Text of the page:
• film

Independent Frames: American Experimental Animation in the 1970s and 1980s

Shape and Structure

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Saturday 1/20
2:00 pm
$10 General Public
$8 Students & Seniors
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While structural film was the dominant form within the avant-garde tradition at the dawn of the 1970s, animators used shape and structure in a variety of ways that differentiated their works. Robert Russett composed geometric patterns and colour sequences in complex rhythms to create his pulsing, abstract films. Paul Glabicki created incisive, analytical works that explored objects through image, language, form and movement, drafting stunningly complicated sequences by hand. Barry Spinello’s films are also hand-drawn but more impressionistic, with blobs of colour flashing by to the rhythm of a primitive, handmade optical soundtrack. With Saugus Series, Pat O’Neill created several chapters of complex, layered imagery that was ‘animated’ through physical processes of composition such as optical printing, hand-drawn shapes and composites.

Ten Second Film

Bruce Conner, 1966, 16mm, 10 seconds


Peter Rose, 1970, 16mm, 8 min.

Print courtesy of the Academy Film Archive

Object Conversation

Paul Glabicki, 1985, 16mm, 10 min.

Primary Stimulus

Robert Russett, 1980, 16mm, 8 min.

Print courtesy of the Academy Film Archive

Diagram Film

Paul Glabicki, 1978, 16mm, 14 min


Robert Russett, 1972, 16mm, 7 min.

Print courtesy of the Academy Film Archive

Colored Relations

Barry Spinello, 1970, 16mm, 5 min.

Saugus Series

Pat O’Neill, 1974, 16mm, 18 min.

Independent Frames is supported by the Christian R. and Mary F. Lindback Foundation and the Cinema Studies Department at the University of Pennsylvania

Independent Frames: American Experimental Animation in the 1970s + 1980s


This series examines the work of a group of American artists who approached film through independently-produced, frame-by-frame animations in the 1970s and 80s. Made primarily by artists with no formal animation training, the selection of films in this programme incorporates autobiography, visual fantasy, abstraction, medium specificity and biting satire. Several works were broadcast at the time and others distributed on home video, affording these artists a level of success and reach beyond that which other artist-filmmakers of their era could attain. Building on the work of earlier generations of experimental animators such as Mary Ellen Bute, Standish Lawder, Harry Smith and Stan Vanderbeek – some of whose works are included in these screenings – this new generation of filmmakers elaborated on inherited techniques and proceeded to pioneer their own. Some artists explored cel and hand-drawn animation (Sally Cruikshank, Suzan Pitt, Mary Beams) while others explored new directions in kinetic collage (Frank Mouris, Paul Glabicki). Some used flicker and abstraction (Robert Russett, Adam Beckett, Barry Spinello) and others explored the affective potential of film through psychedelic fantasy (Sky David, Lisa Crafts). Through five screening programmes, Independent Frames: American Experimental Animation in the 1970s + 1980s highlights themes of the body and sexuality, abstraction and psychedelia, structure and composition, autobiographical reflection and the influence of commercial animation. Lending historical context to recent developments in both animation studies and the role of animation in contemporary art, the series is a timely investigation of this era of invention and energy in experimental animation, suggesting a landscape of artists whose work needs to be considered anew.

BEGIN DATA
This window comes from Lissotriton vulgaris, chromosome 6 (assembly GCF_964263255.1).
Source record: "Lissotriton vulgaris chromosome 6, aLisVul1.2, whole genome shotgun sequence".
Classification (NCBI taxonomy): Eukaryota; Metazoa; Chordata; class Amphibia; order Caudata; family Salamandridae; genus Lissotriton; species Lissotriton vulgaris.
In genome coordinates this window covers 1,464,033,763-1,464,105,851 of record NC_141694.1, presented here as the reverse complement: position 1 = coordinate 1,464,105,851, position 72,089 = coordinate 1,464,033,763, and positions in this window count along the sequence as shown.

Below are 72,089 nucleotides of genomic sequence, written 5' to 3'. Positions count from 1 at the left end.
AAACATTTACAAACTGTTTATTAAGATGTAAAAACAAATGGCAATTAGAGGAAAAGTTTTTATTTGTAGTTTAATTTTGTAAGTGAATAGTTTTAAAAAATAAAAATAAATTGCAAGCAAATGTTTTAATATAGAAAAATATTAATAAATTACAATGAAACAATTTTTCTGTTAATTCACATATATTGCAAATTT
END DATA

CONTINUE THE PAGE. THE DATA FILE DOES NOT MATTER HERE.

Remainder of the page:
Independent Frames is curated by Herb Shellenberger.